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World Contraception Day - Joint Statement

Options for Sexual Health - AccessBC 

September 23rd to 27th is Gender Equality Week, and September 26th, 2019 is World Contraception Day.  It is time for BC to join numerous other jurisdictions that have adopted similar measures to remove barriers to accessing contraception, such as the UK, France, Spain, Sweden, Denmark, the Netherlands, Italy, and Germany.

Access to contraception is a fundamental human right. People across British Columbia face numerous and compounding barriers to accessing contraception. As a result, many may be forced to employ less reliable methods, methods that do not work for them, or no methods at all. As a result, too many people suffer negative health outcomes, and unintended pregnancies. 

Unintended pregnancy can:

  • Come with high personal costs, and derail life plans;

  • Have higher risks of negative health impacts for both the parent and child; and 

  • Have significant costs to our health and social services systems.

Choice should be the driver for people seeking contraception - not cost. An intra-uterine device (IUD) can cost $75 to $380, oral contraceptive pills can cost $20 per month, and hormone injections as much as $180 per year. These costs fall disproportionately on people with low incomes, youth, and people from marginalized communities.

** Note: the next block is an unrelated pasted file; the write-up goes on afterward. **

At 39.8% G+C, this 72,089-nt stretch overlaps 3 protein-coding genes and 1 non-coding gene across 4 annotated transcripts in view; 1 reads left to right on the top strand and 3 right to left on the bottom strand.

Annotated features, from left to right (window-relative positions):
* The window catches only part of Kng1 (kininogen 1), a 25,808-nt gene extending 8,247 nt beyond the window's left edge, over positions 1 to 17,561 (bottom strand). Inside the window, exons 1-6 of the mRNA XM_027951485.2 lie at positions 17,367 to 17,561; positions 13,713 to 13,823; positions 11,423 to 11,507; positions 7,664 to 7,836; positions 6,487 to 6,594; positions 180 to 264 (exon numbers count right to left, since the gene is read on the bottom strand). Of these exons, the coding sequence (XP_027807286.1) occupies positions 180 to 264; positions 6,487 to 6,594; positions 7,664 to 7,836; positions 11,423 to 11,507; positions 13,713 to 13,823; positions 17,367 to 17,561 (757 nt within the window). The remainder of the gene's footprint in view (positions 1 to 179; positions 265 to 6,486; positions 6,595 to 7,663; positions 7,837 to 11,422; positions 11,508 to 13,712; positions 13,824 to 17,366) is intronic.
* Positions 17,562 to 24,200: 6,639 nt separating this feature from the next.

“Our clinicians at Options for Sexual Health and other Canadian contraceptive care providers identify cost as the single most important barrier to access,” says Michelle Fortin, Executive Director of Options for Sexual Health.

 “Money should never be a barrier to someone accessing their rights,” says Dr. Teale Phelps Bondaroff, Chair and Co-Founder of AccessBC. “Anyone should be able to exercise their right to say what happens to their body, and to decide when - or if - they have children.”

A 2015 study in the Canadian Association Medical Journal estimated that the cost of delivering universal contraception in Canada would be $157 million, but the savings - for direct medical costs of unintended pregnancy alone - would be approximately $320 million. 

Options for Sexual Health (2010) estimated that every $1 spent on contraceptive support for a woman can save as much as $90 in public spending expenditure on social supports. This study estimated that the BC government could save as much as $95 million annually if it implemented a program of universal access to prescription contraception.

Unfettered access to one’s contraception of choice:

  • Empowers people;

  • Promotes equity;

  • Promotes better overall health outcomes;

  • Encourages effective sex ed policy; and

  • Saves the system money.

We call on the Government of British Columbia and the Legislative Assembly to ensure that the 2020 budget includes provisions to make all forms of prescription contraception universally accessible and free for any citizen. We call on the government to ensure that all community clinics, hospitals, and identified health care sites are supported to carry a full complement of contraception, to ensure that choice is available based on the needs and personal preference of the individual seeking the contraception. 

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